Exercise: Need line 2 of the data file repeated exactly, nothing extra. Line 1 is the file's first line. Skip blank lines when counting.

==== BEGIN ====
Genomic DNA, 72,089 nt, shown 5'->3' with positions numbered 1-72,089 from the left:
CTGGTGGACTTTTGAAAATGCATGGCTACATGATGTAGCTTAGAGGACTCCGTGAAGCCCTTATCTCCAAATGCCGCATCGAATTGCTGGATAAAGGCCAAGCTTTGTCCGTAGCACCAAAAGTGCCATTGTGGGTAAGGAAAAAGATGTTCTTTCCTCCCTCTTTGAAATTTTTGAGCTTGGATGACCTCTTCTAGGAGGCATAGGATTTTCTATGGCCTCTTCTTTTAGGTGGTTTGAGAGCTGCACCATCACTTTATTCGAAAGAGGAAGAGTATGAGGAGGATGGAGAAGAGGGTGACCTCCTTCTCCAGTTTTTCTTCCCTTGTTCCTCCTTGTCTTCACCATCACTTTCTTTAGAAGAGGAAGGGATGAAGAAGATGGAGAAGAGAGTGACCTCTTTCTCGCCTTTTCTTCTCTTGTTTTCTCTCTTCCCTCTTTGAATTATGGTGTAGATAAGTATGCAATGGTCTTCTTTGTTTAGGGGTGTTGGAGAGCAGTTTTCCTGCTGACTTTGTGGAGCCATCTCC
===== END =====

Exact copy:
CTGGTGGACTTTTGAAAATGCATGGCTACATGATGTAGCTTAGAGGACTCCGTGAAGCCCTTATCTCCAAATGCCGCATCGAATTGCTGGATAAAGGCCAAGCTTTGTCCGTAGCACCAAAAGTGCCATTGTGGGTAAGGAAAAAGATGTTCTTTCCTCCCTCTTTGAAATTTTTGAGCTTGGATGACCTCTTCTAGGAGGCATAGGATTTTCTATGGCCTCTTCTTTTAGGTGGTTTGAGAGCTGCACCATCACTTTATTCGAAAGAGGAAGAGTATGAGGAGGATGGAGAAGAGGGTGACCTCCTTCTCCAGTTTTTCTTCCCTTGTTCCTCCTTGTCTTCACCATCACTTTCTTTAGAAGAGGAAGGGATGAAGAAGATGGAGAAGAGAGTGACCTCTTTCTCGCCTTTTCTTCTCTTGTTTTCTCTCTTCCCTCTTTGAATTATGGTGTAGATAAGTATGCAATGGTCTTCTTTGTTTAGGGGTGTTGGAGAGCAGTTTTCCTGCTGACTTTGTGGAGCCATCTCC